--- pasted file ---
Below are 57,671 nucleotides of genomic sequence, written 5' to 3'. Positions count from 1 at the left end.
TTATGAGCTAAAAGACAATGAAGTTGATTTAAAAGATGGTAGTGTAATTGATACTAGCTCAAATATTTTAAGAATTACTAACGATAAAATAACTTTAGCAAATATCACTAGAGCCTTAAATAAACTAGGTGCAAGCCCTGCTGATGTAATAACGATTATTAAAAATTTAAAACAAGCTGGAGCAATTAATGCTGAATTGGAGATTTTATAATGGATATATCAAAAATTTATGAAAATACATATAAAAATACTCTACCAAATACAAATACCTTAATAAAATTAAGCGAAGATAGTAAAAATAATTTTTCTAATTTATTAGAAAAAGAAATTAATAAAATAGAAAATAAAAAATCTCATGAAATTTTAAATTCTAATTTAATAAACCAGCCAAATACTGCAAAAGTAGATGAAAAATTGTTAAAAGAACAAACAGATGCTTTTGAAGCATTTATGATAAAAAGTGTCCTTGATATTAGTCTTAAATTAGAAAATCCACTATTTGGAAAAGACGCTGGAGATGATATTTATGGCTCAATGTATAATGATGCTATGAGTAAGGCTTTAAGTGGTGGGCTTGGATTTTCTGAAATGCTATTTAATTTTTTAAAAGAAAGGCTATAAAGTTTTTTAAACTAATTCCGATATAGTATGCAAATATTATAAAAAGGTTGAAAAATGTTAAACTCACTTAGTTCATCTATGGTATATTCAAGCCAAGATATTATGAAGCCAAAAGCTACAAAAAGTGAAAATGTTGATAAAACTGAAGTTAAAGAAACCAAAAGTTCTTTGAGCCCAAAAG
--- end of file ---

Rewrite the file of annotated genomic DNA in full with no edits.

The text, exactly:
Below are 57,671 nucleotides of genomic sequence, written 5' to 3'. Positions count from 1 at the left end.
TTATGAGCTAAAAGACAATGAAGTTGATTTAAAAGATGGTAGTGTAATTGATACTAGCTCAAATATTTTAAGAATTACTAACGATAAAATAACTTTAGCAAATATCACTAGAGCCTTAAATAAACTAGGTGCAAGCCCTGCTGATGTAATAACGATTATTAAAAATTTAAAACAAGCTGGAGCAATTAATGCTGAATTGGAGATTTTATAATGGATATATCAAAAATTTATGAAAATACATATAAAAATACTCTACCAAATACAAATACCTTAATAAAATTAAGCGAAGATAGTAAAAATAATTTTTCTAATTTATTAGAAAAAGAAATTAATAAAATAGAAAATAAAAAATCTCATGAAATTTTAAATTCTAATTTAATAAACCAGCCAAATACTGCAAAAGTAGATGAAAAATTGTTAAAAGAACAAACAGATGCTTTTGAAGCATTTATGATAAAAAGTGTCCTTGATATTAGTCTTAAATTAGAAAATCCACTATTTGGAAAAGACGCTGGAGATGATATTTATGGCTCAATGTATAATGATGCTATGAGTAAGGCTTTAAGTGGTGGGCTTGGATTTTCTGAAATGCTATTTAATTTTTTAAAAGAAAGGCTATAAAGTTTTTTAAACTAATTCCGATATAGTATGCAAATATTATAAAAAGGTTGAAAAATGTTAAACTCACTTAGTTCATCTATGGTATATTCAAGCCAAGATATTATGAAGCCAAAAGCTACAAAAAGTGAAAATGTTGATAAAACTGAAGTTAAAGAAACCAAAAGTTCTTTGAGCCCAAAAG